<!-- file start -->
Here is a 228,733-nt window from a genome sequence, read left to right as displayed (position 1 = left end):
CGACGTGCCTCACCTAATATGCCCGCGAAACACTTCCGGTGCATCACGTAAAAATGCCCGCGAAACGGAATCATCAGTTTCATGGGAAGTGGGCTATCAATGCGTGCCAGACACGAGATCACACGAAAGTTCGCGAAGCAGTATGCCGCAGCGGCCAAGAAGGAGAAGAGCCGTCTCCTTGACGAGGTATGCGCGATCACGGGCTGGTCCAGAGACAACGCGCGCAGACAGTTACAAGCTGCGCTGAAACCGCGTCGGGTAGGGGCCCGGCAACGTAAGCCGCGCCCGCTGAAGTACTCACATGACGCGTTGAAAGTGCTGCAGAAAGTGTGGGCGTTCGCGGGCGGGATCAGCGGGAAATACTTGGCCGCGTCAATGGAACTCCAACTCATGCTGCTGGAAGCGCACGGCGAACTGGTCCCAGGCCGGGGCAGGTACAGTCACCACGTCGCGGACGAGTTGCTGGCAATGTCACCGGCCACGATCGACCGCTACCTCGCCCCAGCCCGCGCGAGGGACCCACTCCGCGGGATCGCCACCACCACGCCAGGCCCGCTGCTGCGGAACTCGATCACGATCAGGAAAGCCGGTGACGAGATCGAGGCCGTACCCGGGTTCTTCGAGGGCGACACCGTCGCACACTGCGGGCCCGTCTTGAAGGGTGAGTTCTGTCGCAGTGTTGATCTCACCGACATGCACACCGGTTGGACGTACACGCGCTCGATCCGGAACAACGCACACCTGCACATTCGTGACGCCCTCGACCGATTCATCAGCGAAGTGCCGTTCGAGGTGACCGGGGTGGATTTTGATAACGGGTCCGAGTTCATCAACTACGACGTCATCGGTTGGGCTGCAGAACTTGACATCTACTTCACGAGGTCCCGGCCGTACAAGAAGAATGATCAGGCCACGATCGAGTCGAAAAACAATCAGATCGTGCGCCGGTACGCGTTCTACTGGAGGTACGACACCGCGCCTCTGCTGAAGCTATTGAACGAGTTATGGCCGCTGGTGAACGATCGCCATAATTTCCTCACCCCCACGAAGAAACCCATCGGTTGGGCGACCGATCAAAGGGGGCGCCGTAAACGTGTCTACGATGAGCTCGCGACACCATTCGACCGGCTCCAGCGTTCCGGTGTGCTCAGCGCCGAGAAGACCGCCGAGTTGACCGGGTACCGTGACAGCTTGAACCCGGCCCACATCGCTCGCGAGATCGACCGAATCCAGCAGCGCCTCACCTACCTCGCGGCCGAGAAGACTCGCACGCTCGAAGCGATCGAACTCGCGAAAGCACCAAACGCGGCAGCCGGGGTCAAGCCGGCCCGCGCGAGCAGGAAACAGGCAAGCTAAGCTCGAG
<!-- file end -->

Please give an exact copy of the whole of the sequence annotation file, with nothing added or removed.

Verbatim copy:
Here is a 228,733-nt window from a genome sequence, read left to right as displayed (position 1 = left end):
CGACGTGCCTCACCTAATATGCCCGCGAAACACTTCCGGTGCATCACGTAAAAATGCCCGCGAAACGGAATCATCAGTTTCATGGGAAGTGGGCTATCAATGCGTGCCAGACACGAGATCACACGAAAGTTCGCGAAGCAGTATGCCGCAGCGGCCAAGAAGGAGAAGAGCCGTCTCCTTGACGAGGTATGCGCGATCACGGGCTGGTCCAGAGACAACGCGCGCAGACAGTTACAAGCTGCGCTGAAACCGCGTCGGGTAGGGGCCCGGCAACGTAAGCCGCGCCCGCTGAAGTACTCACATGACGCGTTGAAAGTGCTGCAGAAAGTGTGGGCGTTCGCGGGCGGGATCAGCGGGAAATACTTGGCCGCGTCAATGGAACTCCAACTCATGCTGCTGGAAGCGCACGGCGAACTGGTCCCAGGCCGGGGCAGGTACAGTCACCACGTCGCGGACGAGTTGCTGGCAATGTCACCGGCCACGATCGACCGCTACCTCGCCCCAGCCCGCGCGAGGGACCCACTCCGCGGGATCGCCACCACCACGCCAGGCCCGCTGCTGCGGAACTCGATCACGATCAGGAAAGCCGGTGACGAGATCGAGGCCGTACCCGGGTTCTTCGAGGGCGACACCGTCGCACACTGCGGGCCCGTCTTGAAGGGTGAGTTCTGTCGCAGTGTTGATCTCACCGACATGCACACCGGTTGGACGTACACGCGCTCGATCCGGAACAACGCACACCTGCACATTCGTGACGCCCTCGACCGATTCATCAGCGAAGTGCCGTTCGAGGTGACCGGGGTGGATTTTGATAACGGGTCCGAGTTCATCAACTACGACGTCATCGGTTGGGCTGCAGAACTTGACATCTACTTCACGAGGTCCCGGCCGTACAAGAAGAATGATCAGGCCACGATCGAGTCGAAAAACAATCAGATCGTGCGCCGGTACGCGTTCTACTGGAGGTACGACACCGCGCCTCTGCTGAAGCTATTGAACGAGTTATGGCCGCTGGTGAACGATCGCCATAATTTCCTCACCCCCACGAAGAAACCCATCGGTTGGGCGACCGATCAAAGGGGGCGCCGTAAACGTGTCTACGATGAGCTCGCGACACCATTCGACCGGCTCCAGCGTTCCGGTGTGCTCAGCGCCGAGAAGACCGCCGAGTTGACCGGGTACCGTGACAGCTTGAACCCGGCCCACATCGCTCGCGAGATCGACCGAATCCAGCAGCGCCTCACCTACCTCGCGGCCGAGAAGACTCGCACGCTCGAAGCGATCGAACTCGCGAAAGCACCAAACGCGGCAGCCGGGGTCAAGCCGGCCCGCGCGAGCAGGAAACAGGCAAGCTAAGCTCGAG